It's natural for small business owners to recognize they need to hire staff to grow and scale. Regardless of what phase the business owner is experiencing in their business, it can feel like an overwhelming task to recruit, interview and hire a candidate and ultimately get the task off a never ending to-do list.
Some of the fear is created from feelings that the business owner will never find the person that cares as much as they do about their business and accomplishing their goals and strategic objectives. Others are a result of the business owner feeling that they cannot compete with much larger and established employers when it comes to attracting top talent in their industry. Below are 5 ways a business owner can strengthen a job offer made to a candidate:
1) Know your candidate's motivators
What has compelled them to apply for your position? Be mindful of tendencies for employers to stereotype or think they know what their candidate's motivations are at the present time. Knowing the candidate's motivators will help you make a job offer with a high probability of acceptance and retention.
2) It's not always about money
Although it's number two in this discussion, it's really the number one way employers shoot themselves in the foot. Attempting to keep up with full market wages or salaries that don't align with revenues received in your business will only end poorly for your business and the new employee. It's critical to do your market research to see what your competitors and the job market are offering in similar positions within your category of business and then cross reference that with your anticipated budget for that employee. The numbers should come close to matching up and if they don't, don't worry, there's still three ways below you can strengthen your job offer to a candidate.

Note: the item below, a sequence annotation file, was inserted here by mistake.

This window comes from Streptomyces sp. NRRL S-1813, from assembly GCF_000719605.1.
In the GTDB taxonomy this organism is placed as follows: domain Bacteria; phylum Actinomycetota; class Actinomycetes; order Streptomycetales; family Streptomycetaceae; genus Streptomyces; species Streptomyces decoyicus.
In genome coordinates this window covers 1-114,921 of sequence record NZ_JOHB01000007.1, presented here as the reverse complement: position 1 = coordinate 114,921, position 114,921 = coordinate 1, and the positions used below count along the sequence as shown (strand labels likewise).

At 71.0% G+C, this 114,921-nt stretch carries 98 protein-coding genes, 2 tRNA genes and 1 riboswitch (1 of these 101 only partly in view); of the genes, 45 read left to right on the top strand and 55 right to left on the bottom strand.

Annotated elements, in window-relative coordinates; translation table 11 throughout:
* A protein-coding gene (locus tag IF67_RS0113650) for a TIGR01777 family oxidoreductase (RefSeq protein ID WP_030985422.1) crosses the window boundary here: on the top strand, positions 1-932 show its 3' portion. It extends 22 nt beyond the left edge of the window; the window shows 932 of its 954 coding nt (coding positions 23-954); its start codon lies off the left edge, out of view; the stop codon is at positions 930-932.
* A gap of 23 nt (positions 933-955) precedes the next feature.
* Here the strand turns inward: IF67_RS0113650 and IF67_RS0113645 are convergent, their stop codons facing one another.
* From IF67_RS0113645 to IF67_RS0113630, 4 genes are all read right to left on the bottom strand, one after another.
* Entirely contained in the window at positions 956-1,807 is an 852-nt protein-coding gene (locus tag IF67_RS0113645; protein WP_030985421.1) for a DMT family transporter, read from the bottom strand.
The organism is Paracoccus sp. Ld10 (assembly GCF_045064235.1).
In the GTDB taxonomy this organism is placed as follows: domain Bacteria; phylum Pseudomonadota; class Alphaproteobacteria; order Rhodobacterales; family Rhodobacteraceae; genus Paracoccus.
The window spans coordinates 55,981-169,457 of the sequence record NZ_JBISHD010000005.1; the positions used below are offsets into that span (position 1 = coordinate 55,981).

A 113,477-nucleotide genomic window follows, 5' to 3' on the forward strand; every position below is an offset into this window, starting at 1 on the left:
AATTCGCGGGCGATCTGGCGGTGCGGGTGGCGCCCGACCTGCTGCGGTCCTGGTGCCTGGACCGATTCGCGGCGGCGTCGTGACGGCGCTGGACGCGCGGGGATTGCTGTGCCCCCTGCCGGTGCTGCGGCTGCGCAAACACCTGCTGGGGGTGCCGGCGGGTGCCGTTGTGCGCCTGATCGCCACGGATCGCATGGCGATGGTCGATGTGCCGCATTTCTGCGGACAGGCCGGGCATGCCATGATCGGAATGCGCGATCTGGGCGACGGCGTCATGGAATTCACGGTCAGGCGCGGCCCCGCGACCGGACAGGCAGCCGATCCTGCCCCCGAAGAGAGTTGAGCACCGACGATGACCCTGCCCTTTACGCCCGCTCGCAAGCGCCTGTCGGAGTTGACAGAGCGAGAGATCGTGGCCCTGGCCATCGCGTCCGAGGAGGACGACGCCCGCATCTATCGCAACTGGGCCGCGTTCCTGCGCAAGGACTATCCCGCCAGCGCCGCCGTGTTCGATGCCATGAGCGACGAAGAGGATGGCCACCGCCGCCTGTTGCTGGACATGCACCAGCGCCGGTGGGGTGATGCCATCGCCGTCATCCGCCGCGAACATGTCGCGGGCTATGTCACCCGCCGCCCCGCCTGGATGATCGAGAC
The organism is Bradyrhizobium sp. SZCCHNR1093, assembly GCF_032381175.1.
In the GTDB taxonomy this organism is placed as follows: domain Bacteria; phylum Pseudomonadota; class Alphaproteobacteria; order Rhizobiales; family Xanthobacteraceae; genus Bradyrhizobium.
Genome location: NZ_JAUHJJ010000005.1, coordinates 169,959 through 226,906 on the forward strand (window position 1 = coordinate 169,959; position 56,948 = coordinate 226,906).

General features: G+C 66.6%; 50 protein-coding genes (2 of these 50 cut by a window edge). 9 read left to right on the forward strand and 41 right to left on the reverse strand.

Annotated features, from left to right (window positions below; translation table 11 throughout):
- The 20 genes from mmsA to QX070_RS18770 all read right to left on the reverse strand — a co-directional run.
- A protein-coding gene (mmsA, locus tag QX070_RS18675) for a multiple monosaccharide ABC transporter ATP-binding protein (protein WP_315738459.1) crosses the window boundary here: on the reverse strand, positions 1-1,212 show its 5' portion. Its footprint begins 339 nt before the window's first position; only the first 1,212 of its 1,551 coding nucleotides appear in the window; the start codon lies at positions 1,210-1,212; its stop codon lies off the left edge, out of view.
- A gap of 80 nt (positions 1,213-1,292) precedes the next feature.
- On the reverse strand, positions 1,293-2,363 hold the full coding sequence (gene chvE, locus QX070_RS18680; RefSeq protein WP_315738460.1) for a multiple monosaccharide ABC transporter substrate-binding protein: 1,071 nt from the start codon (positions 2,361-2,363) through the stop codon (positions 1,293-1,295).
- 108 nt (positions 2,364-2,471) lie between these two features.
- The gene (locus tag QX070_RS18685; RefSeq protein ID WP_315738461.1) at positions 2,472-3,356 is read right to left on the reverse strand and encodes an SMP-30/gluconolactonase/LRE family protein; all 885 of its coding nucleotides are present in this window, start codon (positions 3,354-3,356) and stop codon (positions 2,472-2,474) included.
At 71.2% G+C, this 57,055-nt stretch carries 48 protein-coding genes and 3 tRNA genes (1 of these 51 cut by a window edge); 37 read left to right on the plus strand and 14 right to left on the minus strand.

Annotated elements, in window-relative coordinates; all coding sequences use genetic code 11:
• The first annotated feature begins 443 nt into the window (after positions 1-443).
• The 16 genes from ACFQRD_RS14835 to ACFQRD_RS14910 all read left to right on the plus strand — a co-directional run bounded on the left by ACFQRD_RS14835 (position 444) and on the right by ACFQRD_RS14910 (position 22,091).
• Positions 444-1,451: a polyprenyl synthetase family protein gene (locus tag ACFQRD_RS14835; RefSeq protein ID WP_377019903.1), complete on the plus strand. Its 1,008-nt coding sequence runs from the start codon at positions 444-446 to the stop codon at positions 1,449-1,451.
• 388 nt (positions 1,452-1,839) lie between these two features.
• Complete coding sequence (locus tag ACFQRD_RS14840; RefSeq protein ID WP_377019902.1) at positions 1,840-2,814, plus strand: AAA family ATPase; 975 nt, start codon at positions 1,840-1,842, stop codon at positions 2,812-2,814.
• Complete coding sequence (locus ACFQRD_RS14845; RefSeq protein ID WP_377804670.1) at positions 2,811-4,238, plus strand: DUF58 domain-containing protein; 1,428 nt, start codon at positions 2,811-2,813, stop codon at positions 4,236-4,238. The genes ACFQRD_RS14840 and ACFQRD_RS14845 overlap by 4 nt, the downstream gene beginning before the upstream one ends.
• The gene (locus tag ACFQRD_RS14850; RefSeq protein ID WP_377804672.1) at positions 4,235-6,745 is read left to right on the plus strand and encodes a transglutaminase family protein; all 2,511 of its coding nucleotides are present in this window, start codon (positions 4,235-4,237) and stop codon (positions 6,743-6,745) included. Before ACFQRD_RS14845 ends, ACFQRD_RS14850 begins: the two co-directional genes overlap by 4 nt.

3) Geographical commute
Most candidates want and prefer a short and direct geographical proximity to their workplace. If you know a candidate is crunching the mileage numbers, the gas and the time in their vehicle then here's an idea on how you can lighten that load. Look for ways to encourage and finance mass transit options. In many cities, the cost of a monthly bus pass or train swipe badge is affordable and allows the employee to make creative choices with how to shorten or lighten the burden of their daily commute. If working partially from a home office is an option, working in a protocol for this throughout the month can score massive points with a candidate.
4) Alternative work schedules
Business owners get into a rut when it comes to the schedules for their employees. Some of those ruts are mandatory based on their product or service to the market place. However, business owners that can identify low volume days or months can encourage their staff to adjust and work alternative work schedules that best match up with their home life. Alternative work schedules can be shorter days, full days off on a rotation or every week, and even pre-determined guidelines that allow the employee to take time off with or without pay.
5) Offer letters that have heart
A simple statement or explanation of why the candidate was chosen among other candidates will solidify that he/she has the background, expertise, and education your organization is needing. A genuine and well thought out expression of the candidate's strengths will show the prospective new employee that he/she is valued, has a voice and is desirable.
Business owners can down play and often times dismiss the amazing attributes of working for their company simply by letting fear govern their decisions. A solid job offer incorporates what the employer or business is offering to the candidate in exchange for them to join their team. A strong job offer takes into count the win / win situation for both sides. If both sides are happy then the possibility of retention and employee contentment increases. In today's job market, it can be difficult to find the right talent, let alone retain that talent so a solid start increases the odds of a perfect match.